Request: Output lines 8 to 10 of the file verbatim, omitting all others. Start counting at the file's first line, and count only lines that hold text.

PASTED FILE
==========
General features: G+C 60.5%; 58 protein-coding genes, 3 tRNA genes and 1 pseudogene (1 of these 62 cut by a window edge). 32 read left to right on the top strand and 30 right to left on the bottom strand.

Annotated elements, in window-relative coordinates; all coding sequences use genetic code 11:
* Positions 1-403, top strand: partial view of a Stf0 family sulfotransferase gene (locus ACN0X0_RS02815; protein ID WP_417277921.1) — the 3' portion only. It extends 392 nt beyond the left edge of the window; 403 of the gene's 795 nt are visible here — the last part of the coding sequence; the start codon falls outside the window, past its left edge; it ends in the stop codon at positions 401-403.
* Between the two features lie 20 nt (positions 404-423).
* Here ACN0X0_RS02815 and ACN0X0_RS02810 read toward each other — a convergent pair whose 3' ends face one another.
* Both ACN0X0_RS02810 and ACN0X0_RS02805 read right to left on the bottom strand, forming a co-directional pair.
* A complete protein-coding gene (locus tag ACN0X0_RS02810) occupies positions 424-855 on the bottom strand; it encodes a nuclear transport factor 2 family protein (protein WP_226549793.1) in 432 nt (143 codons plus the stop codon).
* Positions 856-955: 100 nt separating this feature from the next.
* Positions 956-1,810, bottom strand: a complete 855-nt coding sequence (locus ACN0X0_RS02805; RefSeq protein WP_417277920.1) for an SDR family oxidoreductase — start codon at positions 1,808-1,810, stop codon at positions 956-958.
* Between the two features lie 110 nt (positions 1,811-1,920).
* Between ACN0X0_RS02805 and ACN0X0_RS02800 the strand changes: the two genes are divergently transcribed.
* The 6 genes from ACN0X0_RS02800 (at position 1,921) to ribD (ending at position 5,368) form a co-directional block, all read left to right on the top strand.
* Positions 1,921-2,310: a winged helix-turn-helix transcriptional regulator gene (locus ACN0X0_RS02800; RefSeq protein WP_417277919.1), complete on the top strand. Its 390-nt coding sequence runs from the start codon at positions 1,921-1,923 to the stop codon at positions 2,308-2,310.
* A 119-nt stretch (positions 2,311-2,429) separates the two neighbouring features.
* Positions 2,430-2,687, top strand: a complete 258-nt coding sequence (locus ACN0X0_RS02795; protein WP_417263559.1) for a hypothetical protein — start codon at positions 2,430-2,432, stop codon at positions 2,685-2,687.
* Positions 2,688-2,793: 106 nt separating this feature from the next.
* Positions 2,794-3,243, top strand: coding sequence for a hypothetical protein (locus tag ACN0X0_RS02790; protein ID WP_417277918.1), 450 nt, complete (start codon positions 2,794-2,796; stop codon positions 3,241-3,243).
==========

* Positions 856-955: 100 nt separating this feature from the next.
* Positions 956-1,810, bottom strand: a complete 855-nt coding sequence (locus ACN0X0_RS02805; RefSeq protein WP_417277920.1) for an SDR family oxidoreductase — start codon at positions 1,808-1,810, stop codon at positions 956-958.
* Between the two features lie 110 nt (positions 1,811-1,920).